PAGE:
NEW YORK, NY.- Aperture Foundation
, a leading New York based arts institution dedicated to promoting photography in all its forms, and School of Visual Arts, an art school in New York City whose mission is to educate students who aspire to become professional artists, have partnered to present a group exhibition of works by alumni of SVA’s BFA Photography Department that explores issues of role playing and identity in the twenty-first-century. Identity Identities (i / i), curated by Stephen Frailey, chair of the BFA Photography Department at SVA, with an accompanying essay by Seth Greenwald, supports Aperture’s mission to promote the work of promising young artists.
The show debuted at the Galleria San Ludovico in Parma, Italy, and was originally coordinated as an exchange between photography students in Parma and the students of SVA, creating two unique shows, both dealing with the theme of identity, that traveled to the other’s country. Aperture is pleased to present the New York debut of the SVA student exhibit in its gallery space, located at 547 West 27th Street in the heart of Chelsea’s art district.
Identity, it has been suggested, is not static, but rather a shifting state of affairs that can be investigated, assimilated, and then rejected, as one does an outfit or a new hairstyle. Today’s successful face transplants performed in France, China, and the United States; gender reassignment surgery; the ubiquity of cosmetic procedures; emotional modification through pharmacology; the commercial cloning of family pets; telecommuting in the work place; and social networking tools that facilitate new communities online: all are examples of how the ways in which we identify, both with ourselves and with others, are bending and evolving.
In Identity Identities (i / i), eleven promising young artists explore the various permutations of identity in today’s rapidly changing world through the fluid and evolving medium of photography that is perhaps best suited to tackle this subject. Themes include how identity manifests itself through group identification, the places we live, and the influence of mass media and advertising. Following are brief summaries of each of the artist’s work in the show:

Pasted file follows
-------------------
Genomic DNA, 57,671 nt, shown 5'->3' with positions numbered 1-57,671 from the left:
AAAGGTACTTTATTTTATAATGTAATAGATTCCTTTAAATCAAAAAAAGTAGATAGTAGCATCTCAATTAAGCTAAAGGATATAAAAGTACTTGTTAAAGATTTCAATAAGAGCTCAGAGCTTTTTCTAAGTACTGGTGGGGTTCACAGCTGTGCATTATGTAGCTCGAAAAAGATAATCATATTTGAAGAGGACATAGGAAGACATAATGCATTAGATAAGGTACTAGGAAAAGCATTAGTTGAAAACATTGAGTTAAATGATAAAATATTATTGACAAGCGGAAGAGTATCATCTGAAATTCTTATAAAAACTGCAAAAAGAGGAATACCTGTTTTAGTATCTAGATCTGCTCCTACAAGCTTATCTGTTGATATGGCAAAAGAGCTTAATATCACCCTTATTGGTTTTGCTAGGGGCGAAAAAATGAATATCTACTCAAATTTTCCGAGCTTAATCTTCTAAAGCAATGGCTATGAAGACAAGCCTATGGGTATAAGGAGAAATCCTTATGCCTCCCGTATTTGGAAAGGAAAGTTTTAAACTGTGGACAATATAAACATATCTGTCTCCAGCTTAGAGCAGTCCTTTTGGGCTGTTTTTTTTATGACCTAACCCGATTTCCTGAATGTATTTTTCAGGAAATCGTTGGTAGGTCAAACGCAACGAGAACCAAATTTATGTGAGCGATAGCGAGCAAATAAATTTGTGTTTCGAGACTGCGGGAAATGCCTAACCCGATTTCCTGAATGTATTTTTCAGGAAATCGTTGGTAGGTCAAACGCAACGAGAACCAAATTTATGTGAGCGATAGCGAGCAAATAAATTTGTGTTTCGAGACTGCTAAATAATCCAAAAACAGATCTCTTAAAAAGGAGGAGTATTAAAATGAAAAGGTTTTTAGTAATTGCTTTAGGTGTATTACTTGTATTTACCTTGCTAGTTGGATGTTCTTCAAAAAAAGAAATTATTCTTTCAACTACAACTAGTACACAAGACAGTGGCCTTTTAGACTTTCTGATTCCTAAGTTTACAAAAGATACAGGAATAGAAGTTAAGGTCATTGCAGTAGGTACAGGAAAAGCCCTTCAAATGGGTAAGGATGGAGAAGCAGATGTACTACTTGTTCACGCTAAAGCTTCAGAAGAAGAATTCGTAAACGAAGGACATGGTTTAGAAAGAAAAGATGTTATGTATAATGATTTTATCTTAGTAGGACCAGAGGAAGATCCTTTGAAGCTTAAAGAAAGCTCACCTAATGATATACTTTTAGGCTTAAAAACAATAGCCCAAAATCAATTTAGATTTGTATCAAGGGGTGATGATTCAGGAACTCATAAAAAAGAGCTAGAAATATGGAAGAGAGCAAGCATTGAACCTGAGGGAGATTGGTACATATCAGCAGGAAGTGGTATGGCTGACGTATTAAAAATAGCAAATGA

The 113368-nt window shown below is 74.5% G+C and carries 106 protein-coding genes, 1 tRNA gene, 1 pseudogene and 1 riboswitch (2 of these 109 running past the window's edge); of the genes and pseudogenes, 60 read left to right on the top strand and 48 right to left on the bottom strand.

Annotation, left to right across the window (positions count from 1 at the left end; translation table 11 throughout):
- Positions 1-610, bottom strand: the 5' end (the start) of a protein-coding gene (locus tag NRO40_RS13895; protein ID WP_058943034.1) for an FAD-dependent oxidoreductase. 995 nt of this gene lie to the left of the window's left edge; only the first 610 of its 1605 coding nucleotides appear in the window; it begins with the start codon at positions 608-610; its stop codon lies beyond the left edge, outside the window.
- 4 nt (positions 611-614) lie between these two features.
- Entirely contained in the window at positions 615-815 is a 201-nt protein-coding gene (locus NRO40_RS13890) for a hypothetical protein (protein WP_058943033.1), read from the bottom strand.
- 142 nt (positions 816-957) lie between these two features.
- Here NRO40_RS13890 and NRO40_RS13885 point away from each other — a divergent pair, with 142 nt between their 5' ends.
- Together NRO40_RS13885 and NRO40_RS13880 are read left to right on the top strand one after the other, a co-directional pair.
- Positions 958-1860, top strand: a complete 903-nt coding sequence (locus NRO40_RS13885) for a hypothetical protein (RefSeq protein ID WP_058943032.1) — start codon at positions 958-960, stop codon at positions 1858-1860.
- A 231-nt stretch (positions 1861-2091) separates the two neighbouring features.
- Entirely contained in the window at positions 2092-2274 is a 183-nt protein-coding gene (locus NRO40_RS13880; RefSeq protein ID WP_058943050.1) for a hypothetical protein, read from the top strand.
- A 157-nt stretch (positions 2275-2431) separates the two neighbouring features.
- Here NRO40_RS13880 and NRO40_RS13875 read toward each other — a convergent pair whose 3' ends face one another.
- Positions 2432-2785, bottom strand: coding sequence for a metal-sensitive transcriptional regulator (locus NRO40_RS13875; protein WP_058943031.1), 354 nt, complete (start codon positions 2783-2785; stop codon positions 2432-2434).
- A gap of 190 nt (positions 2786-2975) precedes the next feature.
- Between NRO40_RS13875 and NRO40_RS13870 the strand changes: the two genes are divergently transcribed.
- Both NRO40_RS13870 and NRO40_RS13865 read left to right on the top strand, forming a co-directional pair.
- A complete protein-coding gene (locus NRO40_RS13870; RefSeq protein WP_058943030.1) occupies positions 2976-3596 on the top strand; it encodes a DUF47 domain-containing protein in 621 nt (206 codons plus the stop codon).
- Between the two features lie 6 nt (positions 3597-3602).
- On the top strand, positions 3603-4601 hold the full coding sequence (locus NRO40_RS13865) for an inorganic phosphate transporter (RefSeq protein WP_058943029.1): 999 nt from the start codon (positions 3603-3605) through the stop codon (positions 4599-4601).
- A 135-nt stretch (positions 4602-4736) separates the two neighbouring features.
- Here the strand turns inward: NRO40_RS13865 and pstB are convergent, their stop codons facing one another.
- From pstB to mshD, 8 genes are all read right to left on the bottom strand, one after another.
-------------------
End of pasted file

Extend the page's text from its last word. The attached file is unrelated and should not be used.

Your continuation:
Allison Yeskel (United States, b. 1986) provides us with photographs of young men who have undergone varying degrees of body modification. Isolated against a black background, these simple portraits recall the earliest days of studio photography.
Joseph Sbarro (United States, b. 1986) fabricates unique figures that synthesize elements from separate bodies; the resulting biomorphic shapes are strangely beautiful, yet nightmarishly grotesque.
Jennifer Lee (Canada, b. 1986) draws on her personal history to create diaristic narratives that combine photography, fashion design, and set construction.
Hugo Fernandez (United States, b. 1985) uses photography as a method for exploring sexual identity and social acceptance.
Jess Shaffer (United States, b. 1984) manufactures self-portraits that explore the slippage of identity between childhood and adulthood, and the extent to which the one impacts the other.
Nicola Kast (Germany, b. 1982) explores German national identity through self-portraiture that portrays social stereotypes and historical tropes.
Victoria Hely-Hutchinson (United Kingdom, b. 1984) makes work that documents life in exclusive, British boarding schools. She has a deeply personal relationship to these institutions: herself, both of her parents, and her siblings have attended them.
Jing Quek (Singapore, b. 1983) investigates secondary communities whose identities are frequently hidden from us in the normal course of our daily experience.
Kelly Clark (United States, b. 1984) juxtaposes photographs of nondescript, suburban houses with descriptions of violent crimes once committed on those properties.
Anula Maiberg (Israel, b. 1982) layers printed statements over abstract backgrounds to create images that speak to issues of power and control.
Susanne Persson (Sweden, b. 1982) manipulates consumer product logos, removing select details and leaving a skeletal framework of form and color.